H. Rept. 113-453 - CHESAPEAKE BAY ACCOUNTABILITY AND RECOVERY ACT OF 2013113th Congress (2013-2014)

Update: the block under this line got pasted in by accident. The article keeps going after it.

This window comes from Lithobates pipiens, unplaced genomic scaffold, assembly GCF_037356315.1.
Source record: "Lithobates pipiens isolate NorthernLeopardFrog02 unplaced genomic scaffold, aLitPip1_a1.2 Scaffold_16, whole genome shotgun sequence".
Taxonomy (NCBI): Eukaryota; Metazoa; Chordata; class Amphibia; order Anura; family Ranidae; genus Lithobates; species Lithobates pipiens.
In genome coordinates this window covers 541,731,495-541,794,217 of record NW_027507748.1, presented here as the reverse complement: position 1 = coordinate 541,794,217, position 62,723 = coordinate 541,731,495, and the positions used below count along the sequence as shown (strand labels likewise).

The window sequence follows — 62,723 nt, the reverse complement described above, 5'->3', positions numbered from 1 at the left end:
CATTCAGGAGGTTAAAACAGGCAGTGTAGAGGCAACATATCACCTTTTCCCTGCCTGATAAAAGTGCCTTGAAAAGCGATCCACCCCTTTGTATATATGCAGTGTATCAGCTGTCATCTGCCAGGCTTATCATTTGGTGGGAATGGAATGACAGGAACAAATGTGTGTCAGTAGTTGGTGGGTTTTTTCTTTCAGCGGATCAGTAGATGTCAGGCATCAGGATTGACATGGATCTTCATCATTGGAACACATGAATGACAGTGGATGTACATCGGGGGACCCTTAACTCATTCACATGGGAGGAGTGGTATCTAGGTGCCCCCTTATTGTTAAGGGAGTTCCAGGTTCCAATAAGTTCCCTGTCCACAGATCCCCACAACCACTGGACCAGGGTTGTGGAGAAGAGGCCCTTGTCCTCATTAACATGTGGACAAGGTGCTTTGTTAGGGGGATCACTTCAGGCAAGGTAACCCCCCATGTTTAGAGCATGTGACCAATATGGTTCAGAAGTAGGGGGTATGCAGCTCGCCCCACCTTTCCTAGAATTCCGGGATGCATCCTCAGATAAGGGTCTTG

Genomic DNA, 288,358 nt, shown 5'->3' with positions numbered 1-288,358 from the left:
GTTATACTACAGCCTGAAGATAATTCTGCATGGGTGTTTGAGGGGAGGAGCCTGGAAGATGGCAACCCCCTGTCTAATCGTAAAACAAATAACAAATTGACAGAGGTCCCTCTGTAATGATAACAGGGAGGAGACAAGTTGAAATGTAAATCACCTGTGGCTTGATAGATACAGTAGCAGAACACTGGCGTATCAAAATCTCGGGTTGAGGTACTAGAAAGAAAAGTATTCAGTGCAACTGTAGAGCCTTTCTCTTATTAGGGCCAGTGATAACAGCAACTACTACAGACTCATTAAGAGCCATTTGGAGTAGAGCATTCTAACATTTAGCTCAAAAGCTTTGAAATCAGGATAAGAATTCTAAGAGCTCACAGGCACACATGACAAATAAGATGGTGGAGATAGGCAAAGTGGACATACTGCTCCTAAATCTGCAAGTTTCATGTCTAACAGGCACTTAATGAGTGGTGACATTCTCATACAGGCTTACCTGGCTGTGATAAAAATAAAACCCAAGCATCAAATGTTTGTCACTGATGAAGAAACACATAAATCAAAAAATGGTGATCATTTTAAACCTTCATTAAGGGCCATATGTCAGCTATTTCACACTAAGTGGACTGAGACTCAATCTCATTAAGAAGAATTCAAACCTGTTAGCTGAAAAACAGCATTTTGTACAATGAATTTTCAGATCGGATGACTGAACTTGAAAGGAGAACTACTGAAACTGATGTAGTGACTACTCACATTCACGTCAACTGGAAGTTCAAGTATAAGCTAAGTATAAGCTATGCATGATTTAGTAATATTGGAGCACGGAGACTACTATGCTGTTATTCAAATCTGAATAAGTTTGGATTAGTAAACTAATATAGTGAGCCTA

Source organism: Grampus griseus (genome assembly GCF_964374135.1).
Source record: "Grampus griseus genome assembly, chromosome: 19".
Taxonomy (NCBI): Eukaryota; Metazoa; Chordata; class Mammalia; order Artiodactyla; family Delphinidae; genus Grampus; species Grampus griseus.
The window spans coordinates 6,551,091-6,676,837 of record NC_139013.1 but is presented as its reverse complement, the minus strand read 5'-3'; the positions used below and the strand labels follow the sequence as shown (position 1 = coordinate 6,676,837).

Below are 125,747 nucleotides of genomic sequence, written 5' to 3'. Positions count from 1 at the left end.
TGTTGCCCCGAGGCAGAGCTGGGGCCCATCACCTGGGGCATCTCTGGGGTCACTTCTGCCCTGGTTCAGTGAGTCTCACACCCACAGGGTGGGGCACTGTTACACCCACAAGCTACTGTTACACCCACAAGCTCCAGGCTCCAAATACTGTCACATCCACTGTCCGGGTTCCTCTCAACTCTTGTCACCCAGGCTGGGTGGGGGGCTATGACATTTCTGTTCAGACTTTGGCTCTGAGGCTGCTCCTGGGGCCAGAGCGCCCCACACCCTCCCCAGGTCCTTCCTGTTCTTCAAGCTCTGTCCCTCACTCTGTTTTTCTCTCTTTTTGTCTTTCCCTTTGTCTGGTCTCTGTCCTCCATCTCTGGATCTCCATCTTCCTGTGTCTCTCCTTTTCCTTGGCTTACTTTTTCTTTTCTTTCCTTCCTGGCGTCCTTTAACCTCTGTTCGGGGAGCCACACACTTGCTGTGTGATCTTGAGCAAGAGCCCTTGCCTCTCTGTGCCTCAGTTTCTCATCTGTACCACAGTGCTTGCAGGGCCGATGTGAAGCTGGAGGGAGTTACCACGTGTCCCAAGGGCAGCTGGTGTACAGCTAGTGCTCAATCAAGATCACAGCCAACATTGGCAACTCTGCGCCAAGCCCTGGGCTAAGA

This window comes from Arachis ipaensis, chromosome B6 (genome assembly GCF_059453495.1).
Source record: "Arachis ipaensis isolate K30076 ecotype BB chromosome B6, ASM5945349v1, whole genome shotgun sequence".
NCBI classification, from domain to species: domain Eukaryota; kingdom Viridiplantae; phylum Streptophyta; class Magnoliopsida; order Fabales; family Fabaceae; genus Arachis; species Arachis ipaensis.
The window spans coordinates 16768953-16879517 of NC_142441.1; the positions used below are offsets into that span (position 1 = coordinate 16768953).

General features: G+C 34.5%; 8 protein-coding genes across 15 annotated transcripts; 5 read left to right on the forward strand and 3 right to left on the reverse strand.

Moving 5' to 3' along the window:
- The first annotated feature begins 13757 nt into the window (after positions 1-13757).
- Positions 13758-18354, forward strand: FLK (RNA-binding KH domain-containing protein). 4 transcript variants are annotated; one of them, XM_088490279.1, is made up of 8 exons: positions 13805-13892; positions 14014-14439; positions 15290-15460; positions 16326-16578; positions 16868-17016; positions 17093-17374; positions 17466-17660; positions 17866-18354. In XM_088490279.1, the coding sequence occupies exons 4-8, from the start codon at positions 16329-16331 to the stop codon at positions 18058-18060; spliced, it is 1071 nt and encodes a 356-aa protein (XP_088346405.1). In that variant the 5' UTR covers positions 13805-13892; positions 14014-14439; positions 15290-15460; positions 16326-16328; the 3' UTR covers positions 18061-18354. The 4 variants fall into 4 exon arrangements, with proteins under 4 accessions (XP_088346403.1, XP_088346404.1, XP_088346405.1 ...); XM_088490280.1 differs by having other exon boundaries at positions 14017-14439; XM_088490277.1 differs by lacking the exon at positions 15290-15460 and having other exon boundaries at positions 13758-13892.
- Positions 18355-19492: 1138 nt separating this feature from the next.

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113th Congress Rept. 113-453 HOUSE OF REPRESENTATIVES 2d Session Part 1 ====================================================================== CHESAPEAKE BAY ACCOUNTABILITY AND RECOVERY ACT OF 2013 _______ May 19, 2014.--Committed to the Committee of the Whole House on the State of the Union and ordered to be printed _______ Mr. Hastings of Washington, from the Committee on Natural Resources, submitted the following R E P O R T [To accompany H.R. 739] [Including cost estimate of the Congressional Budget Office] The Committee on Natural Resources, to whom was referred the bill (H.R. 739) to require the Office of Management and Budget to prepare a crosscut budget for restoration activities in the Chesapeake Bay watershed, to require the Environmental Protection Agency to develop and implement an adaptive management plan, and for other purposes, having considered the same, report favorably thereon without amendment and recommend that the bill do pass. PURPOSE OF THE BILL The purpose of H.R. 739 is to require the Office of Management and Budget to prepare a crosscut budget for restoration activities in the Chesapeake Bay watershed and to require the Environmental Protection Agency to develop and implement an adaptive management plan. BACKGROUND AND NEED FOR LEGISLATION The Chesapeake Bay supports more than 3,600 species of fish, plants and wildlife, and more than $1 billion in economic activity is generated from it, one of the largest estuaries in the world. A number of federal agencies are involved in restoration activities in and around the Chesapeake Bay including the National Oceanic and Atmospheric Administration, the U.S. Fish and Wildlife Service, the Environmental Protection Agency (EPA), the National Park Service, the U.S. Geological Survey, the U.S. Department of Agriculture, and the U.S. Army Corps of Engineers. Because multiple federal and State agencies take part in various aspects of Chesapeake Bay restoration, coordination on projects and funding is not always apparent. In addition, while millions of tax dollars have been spent to improve the quality of the Bay, these funds are distributed among many agencies and departments. According to the Fiscal Year 2012 Progress Report, Chesapeake Bay restoration projects and programs funded by the federal government totaled more than $460 million in Fiscal Year 2012 alone. The many federal and State Chesapeake Bay restoration programs lack a single comprehensive reporting system for the funding of these activities. This legislation would bring transparency to federal funding of all restoration activities. The primary components of H.R. 739 are: 1) a requirement that a cross-cut budget be submitted to Congress; 2) a requirement that EPA, in consultation with other federal and state agencies, develop an adaptive management plan for restoration activities; and 3) a requirement for the appointment of an independent evaluator to review restoration activities and to report to Congress. This legislation would institute measurable objectives to ensure that both federal and state dollars spent on restoration are producing positive results. In addition, it would bring more transparency to federal Chesapeake Bay restoration funding. While some of these objectives from H.R. 739 are included in the President's Executive Order on Chesapeake Bay Protection and Restoration issued in May 2009, progress has been slow and EPA has not fully implemented all of the requirements of the Executive Order. Moreover, the Executive Order contains a requirement for reporting on the proposed federal budget for Chesapeake Bay restoration activities; however, the Administration's budget requests still do not provide adequate transparency and the Executive Order does not require that the cross-cut budget requests be submitted to Congress. H.R. 739 would codify the requirement that a cross-cut budget be submitted to Congress. COMMITTEE ACTION H.R. 739 was introduced on February 14, 2013, by Congressman Robert J. Wittman (R-VA). The bill was referred to the Committee on Natural Resources, and within the Committee to the Subcommittee on Fisheries, Wildlife, Oceans, and Insular Affairs. The bill was also referred to the Committee on Transportation and Infrastructure. On April 24, 2013, the Full Natural Resources Committee met to consider the bill. The Subcommittee on Fisheries, Wildlife, Oceans, and Insular Affairs was discharged by unanimous consent. No amendments were offered, and the bill was then adopted and ordered favorably reported to the House of Representatives by unanimous consent. SECTION-BY-SECTION ANALYSIS Section 1. Short title This section designates the short title of the bill as the ``Chesapeake Bay Accountability and Recovery Act of 2013.'' Section 2. Chesapeake Bay crosscut budget This section requires the Director of the Office of Management and Budget, in consultation with the Chesapeake Bay Council, the chief executive of each of the Chesapeake Bay States, and the Chesapeake Bay Commission to submit a financial report to Congress, no later than 30 days after the President submits his annual budget request, that contains a crosscutting budget displaying: the proposed funding for any federal restoration activity (equal to or greater than $100,000) for each federal agency for the succeeding year; to the extent the information is available an estimated funding for State restoration activities (equal to or greater than $50,000) for the succeeding year; all federal restoration expenditures from the preceding two years, the current year and the succeeding year; and all expenditures for State restoration activities during the preceding two years, the current year and the succeeding year. The Director would also be required to submit to Congress in the report a detailed accounting of all funds received and obligated by all federal agencies for restoration activities during the current and preceding years, including funds that were transferred to a Chesapeake Bay State for restoration activities. The report must also contain, to the extent the information is available, a detailed accounting from each State of all funds received and obligated from a federal agency for restoration activities during the current and preceding years. The report must contain a description of each proposed federal and state restoration activity to be carried out in the succeeding year and include: a project description; the current status of the project; the federal, state statutory or regulatory authority, program, or responsible agencies; authorization levels for appropriations; project time lines including benchmarks; references to project documents; descriptions of risks and uncertainties of project implementation; adaptive management actions or frameworks; coordinating entities; funding history; and alignment with the Chesapeake Bay Agreement and the Chesapeake Bay Executive Council goals and priorities. Section 3. Adaptive management plan This section requires EPA, in consultation with other federal and state agencies, to develop an adaptive management plan for the Chesapeake Bay Program and restoration activities that includes: definitions of specific and measurable objectives to improve water quality, habitat and fisheries; a process for stake holder involvement; monitoring, modeling, experimentation and other evaluation practices; a process for the modification of restoration activities that have not met objectives; and a process for prioritizing restoration activities for which adaptive management principles shall be applied. The section requires that EPA implement the adaptive management plan using the criteria cited above and would require EPA to update the adaptive management plan every two years. Lastly, the section requires EPA to report to Congress, no later than 60 days after the end of each fiscal year, on the implementation of the adaptive management plan and any programmatic and project level changes implemented through the adaptive management plan. Section 4. Independent evaluator for the Chesapeake Bay Program This section requires that an Independent Evaluator be appointed by the EPA Administrator from among nominees submitted by the Chesapeake Bay Executive Council. The Independent Evaluator would be required to review and report on restoration activities, the use of adaptive management in restoration activities, and on other related topics suggested by the Chesapeake Bay Executive Council. The section also requires the Independent Evaluator to submit a report to Congress every two years on the findings and recommendations. Section 5. Definitions This section provides definitions for terms used in the bill. COMMITTEE OVERSIGHT FINDINGS AND RECOMMENDATIONS Regarding clause 2(b)(1) of rule X and clause 3(c)(1) of rule XIII of the Rules of the House of Representatives, the Committee on Natural Resources' oversight findings and recommendations are reflected in the body of this report. COMPLIANCE WITH HOUSE RULE XIII 1. Cost of Legislation. Clause 3(d)(1) of rule XIII of the Rules of the House of Representatives requires an estimate and a comparison by the Committee of the costs which would be incurred in carrying out this bill. However, clause 3(d)(2)(B) of that rule provides that this requirement does not apply when the Committee has included in its report a timely submitted cost estimate of the bill prepared by the Director of the Congressional Budget Office under section 402 of the Congressional Budget Act of 1974. Under clause 3(c)(3) of rule XIII of the Rules of the House of Representatives and section 403 of the Congressional Budget Act of 1974, the Committee has received the following cost estimate for this bill from the Director of the Congressional Budget Office: H.R. 739--Chesapeake Bay Accountability and Recovery Act of 2013 H.R. 739 would require the Environmental Protection Agency (EPA) to develop, no later than one year after the bill's enactment, a management plan for the Chesapeake Bay Program and restoration activities related to the bay. EPA would be required to update the management plan every two years. The legislation would require new financial reports on the Chesapeake Bay Program from the Office of Management and Budget and would require EPA to appoint an independent evaluator, who would review and report to the Congress on the plan. Based on information from EPA, CBO estimates that implementing this legislation would cost about $1 million annually over the 2014-2018 period, subject to the availability of appropriated funds. Enacting the bill would not affect direct spending or receipts; therefore, pay-as-you-go procedures do not apply. H.R. 739 contains no intergovernmental or private-sector mandates as defined in the Unfunded Mandates Reform Act and would impose no costs on state, local, or tribal governments. The CBO staff contact for this estimate is Susanne S. Mehlman. This estimate was approved by Theresa Gullo, Deputy Assistant Director for Budget Analysis. 2. Section 308(a) of Congressional Budget Act. As required by clause 3(c)(2) of rule XIII of the Rules of the House of Representatives and section 308(a) of the Congressional Budget Act of 1974, this bill does not contain any new budget authority, credit authority, or an increase or decrease in revenues or tax expenditures. Based on information from EPA, CBO estimates that implementing this legislation would cost about $1 million annually over the 2014-2018 period, subject to the availability of appropriated funds. 3. General Performance Goals and Objectives. As required by clause 3(c)(4) of rule XIII, the general performance goal or objective of this bill is to require the Office of Management and Budget to prepare a crosscut budget for restoration activities in the Chesapeake Bay watershed, to require the Environmental Protection Agency to develop and implement an adaptive management plan. EARMARK STATEMENT This bill does not contain any Congressional earmarks, limited tax benefits, or limited tariff benefits as defined under clause 9(e), 9(f), and 9(g) of rule XXI of the Rules of the House of Representatives. COMPLIANCE WITH PUBLIC LAW 104-4 This bill contains no unfunded mandates. COMPLIANCE WITH H. RES. 5 Directed Rule Making. The Chairman does not believe that this bill directs any executive branch official to conduct any specific rule-making proceedings. Duplication of Existing Programs. While this bill does not establish or reauthorize a program of the federal government known to be duplicative of another federal program, it does require reporting of financial expenditures for programs of the federal government known to be duplicative of another federal program. Such program was included in a report from the Government Accountability Office to Congress pursuant to section 21 of Public Law 111-139 or identified in the most recent Catalog of Federal Domestic Assistance published pursuant to the Federal Program Information Act (Public Law 95- 220, as amended by Public Law 98-169) as relating to other programs. By requiring a financial report and cross-cut budget, it is hoped that duplicative programs can be identified and eliminated or modified as needed to produce more effective results. PREEMPTION OF STATE, LOCAL OR TRIBAL LAW This bill is not intended to preempt any State, local or tribal law. CHANGES IN EXISTING LAW If enacted, this bill would make no changes in existing law.